Published  24/11/2023

Hej Rup! The Czech Avant-Garde

Hej Rup! The Czech Avant-Garde

This show is full of revelations – cubism in furniture, a love for tubular steel designs and a self-sufficient village for workers are just a few of those that mark the Czech art world as presented here

Tubular steel furniture collection within the exhibition Hej Rup! The Czech Avant-Garde at the Bröhan Museum, Berlin. Installation design: Katleen Arthen. Photo: Sabine Schereck.

Bröhan-Museum, Berlin
12 October 2023 – 3 March 2024


After the Kunstgewerbemuseum in Berlin staged the grand and ambitious show Retrotopia: Design for Socialist Spaces earlier this year, looking at what happened behind the iron curtain between the 1950s and 1980s, Hej Rup! – the Czech Avant-Garde can be regarded as a prequel focusing on the Czech art scene from 1918 to 1938.

While Retrotopia left the visitor simultaneously overwhelmed and at a loss, the Bröhan-Museum’s exhibition is well conceived and insightful. Curators Tobias Hoffmann and Julia Meyer-Brehm cover a wide range of artistic outlets, such as fine art, photography, furniture design and architecture, and they also put the pieces into an art historical context and highlight what is idiosyncratically Czech about them. The show is a great introduction to the rich but often overlooked artistic activities of a country at the heart of Europe.

Installation view, Hej Rup! The Czech Avant-Garde, Bröhan Museum, Berlin. Installation design: Katleen Arthen. Photo: Sabine Schereck.

For the relatively small institution of the Bröhan-Museum, which is dedicated to art nouveau, art deco and functionalism, this exhibition is a major achievement considering 90% of the 300 items on display, including wooden desks, chairs, lamps and paintings were brought over to Berlin from the Czech Republic and are shown here for the first time. The pioneering work of the museum fittingly reflects the high spirits and zest for action that drove the Czech avant garde artists when Czechoslovakia was founded as a new democratic state in 1918. The future was theirs and the aim was to create a modern Czech identity.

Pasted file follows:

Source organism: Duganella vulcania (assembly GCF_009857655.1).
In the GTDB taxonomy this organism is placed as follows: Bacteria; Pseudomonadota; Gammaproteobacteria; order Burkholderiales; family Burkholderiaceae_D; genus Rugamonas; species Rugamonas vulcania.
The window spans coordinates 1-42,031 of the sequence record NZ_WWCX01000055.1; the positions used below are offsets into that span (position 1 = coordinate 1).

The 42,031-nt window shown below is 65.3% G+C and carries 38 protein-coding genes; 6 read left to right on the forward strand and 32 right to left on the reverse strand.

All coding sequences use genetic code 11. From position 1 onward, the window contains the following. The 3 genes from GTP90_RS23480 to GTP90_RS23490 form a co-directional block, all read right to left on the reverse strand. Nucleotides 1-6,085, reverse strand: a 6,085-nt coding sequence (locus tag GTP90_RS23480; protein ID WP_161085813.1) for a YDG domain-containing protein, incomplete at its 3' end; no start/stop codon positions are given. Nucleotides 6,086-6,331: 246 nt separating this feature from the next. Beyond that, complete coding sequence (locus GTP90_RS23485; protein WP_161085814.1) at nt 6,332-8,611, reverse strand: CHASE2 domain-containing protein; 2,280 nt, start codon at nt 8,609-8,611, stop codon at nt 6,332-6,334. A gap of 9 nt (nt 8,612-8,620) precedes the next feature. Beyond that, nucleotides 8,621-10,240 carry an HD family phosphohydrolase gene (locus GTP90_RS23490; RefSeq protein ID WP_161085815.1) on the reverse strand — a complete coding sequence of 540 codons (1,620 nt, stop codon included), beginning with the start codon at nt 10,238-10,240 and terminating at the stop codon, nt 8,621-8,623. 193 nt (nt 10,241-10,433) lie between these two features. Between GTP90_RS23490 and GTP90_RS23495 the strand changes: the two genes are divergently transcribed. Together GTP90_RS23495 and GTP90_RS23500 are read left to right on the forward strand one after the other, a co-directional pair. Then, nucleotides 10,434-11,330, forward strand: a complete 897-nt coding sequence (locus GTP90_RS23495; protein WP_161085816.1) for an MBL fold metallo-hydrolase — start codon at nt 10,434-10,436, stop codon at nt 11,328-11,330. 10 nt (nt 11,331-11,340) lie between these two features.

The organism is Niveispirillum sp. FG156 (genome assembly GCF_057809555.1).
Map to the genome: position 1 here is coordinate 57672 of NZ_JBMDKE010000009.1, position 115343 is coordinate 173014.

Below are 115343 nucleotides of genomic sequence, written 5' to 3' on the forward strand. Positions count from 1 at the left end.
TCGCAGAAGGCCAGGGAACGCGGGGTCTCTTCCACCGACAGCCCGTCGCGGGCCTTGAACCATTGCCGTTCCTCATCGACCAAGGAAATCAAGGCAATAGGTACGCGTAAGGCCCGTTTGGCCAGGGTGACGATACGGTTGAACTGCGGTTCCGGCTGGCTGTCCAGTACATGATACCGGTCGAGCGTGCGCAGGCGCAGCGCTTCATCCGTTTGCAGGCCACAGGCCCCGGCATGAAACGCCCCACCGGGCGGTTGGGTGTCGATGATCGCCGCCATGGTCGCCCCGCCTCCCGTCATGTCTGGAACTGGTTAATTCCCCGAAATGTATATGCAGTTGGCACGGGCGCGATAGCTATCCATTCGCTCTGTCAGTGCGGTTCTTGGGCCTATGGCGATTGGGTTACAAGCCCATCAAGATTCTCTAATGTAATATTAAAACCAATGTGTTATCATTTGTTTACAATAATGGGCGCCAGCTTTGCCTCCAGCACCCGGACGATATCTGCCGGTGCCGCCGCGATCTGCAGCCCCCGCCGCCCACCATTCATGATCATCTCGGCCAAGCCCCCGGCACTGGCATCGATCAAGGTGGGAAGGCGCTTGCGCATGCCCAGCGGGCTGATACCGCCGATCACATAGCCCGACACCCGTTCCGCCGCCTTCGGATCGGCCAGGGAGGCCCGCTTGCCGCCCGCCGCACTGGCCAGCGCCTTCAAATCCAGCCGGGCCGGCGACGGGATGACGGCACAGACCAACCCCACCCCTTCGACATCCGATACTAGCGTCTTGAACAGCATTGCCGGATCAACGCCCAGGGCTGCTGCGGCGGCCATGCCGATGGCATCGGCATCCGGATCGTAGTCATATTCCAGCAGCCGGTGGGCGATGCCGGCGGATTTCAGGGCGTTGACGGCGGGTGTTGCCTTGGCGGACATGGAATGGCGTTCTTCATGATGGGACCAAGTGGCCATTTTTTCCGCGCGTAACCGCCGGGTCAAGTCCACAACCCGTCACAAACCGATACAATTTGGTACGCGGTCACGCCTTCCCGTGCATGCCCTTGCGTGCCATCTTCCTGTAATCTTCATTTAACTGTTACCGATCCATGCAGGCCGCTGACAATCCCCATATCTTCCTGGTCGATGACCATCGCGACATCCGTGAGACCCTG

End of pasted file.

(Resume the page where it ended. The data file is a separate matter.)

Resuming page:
That is also where the exhibition sets off: Czech intellectuals proclaiming their idea of “poetism”, which meant overcoming the boundaries of the different creative disciplines and incorporating art into everyday life. At its centre was the Odeon publishing house, where the avant-gardists shared their ideas with the world.

Installation view, Hej Rup! The Czech Avant-Garde, Bröhan Museum, Berlin. Installation design: Katleen Arthen. Photo: Sabine Schereck.

At the Bröhan-Museum this comes wonderfully to life through a kiosk with a large shop-like window, which invites the visitor to explore rows of magazines. This construction is surrounded by sketches of the personalities who made up that circle of intellectuals. The exhibition also cleverly dedicates a room to the preceding period, that is the turn of the 19th century, where the Czechs’ unique way of adopting major European art movements becomes already visible. Cubism, originating in France and mainly applied in paintings, was here also translated into furniture and architecture.

Josef Gočár. Cubist desk from the furnishings of the ophtamologist Jan Deyl, 1913. Realisation: Prague art workshops (PUD). The Museum of Decorative Arts in Prague.

So, it is a marvel to see a wooden desk and chairs in a cubist style. Architect Josef Gočár designed the desk with a chair in 1913, and Pavel Janák’s wooden chair with red furnishing was made in 1912. Large photos depict where cubism was integrated into architecture by Otakar Novotný in Prague in 1921. The furniture here is surrounded by cubist paintings and sculptures. This is done to great effect: the visitor can sense how the artworks resonate with one another and evoke a cubist world. Interestingly, there is no mention of art nouveau, which was also popular in Prague at the turn of the 19th century. Its fluid lines inspired by nature and captured in graphics, facades, wooden furniture and metalwork stand in stark contrast to cubism, which acts like a counter movement to art nouveau.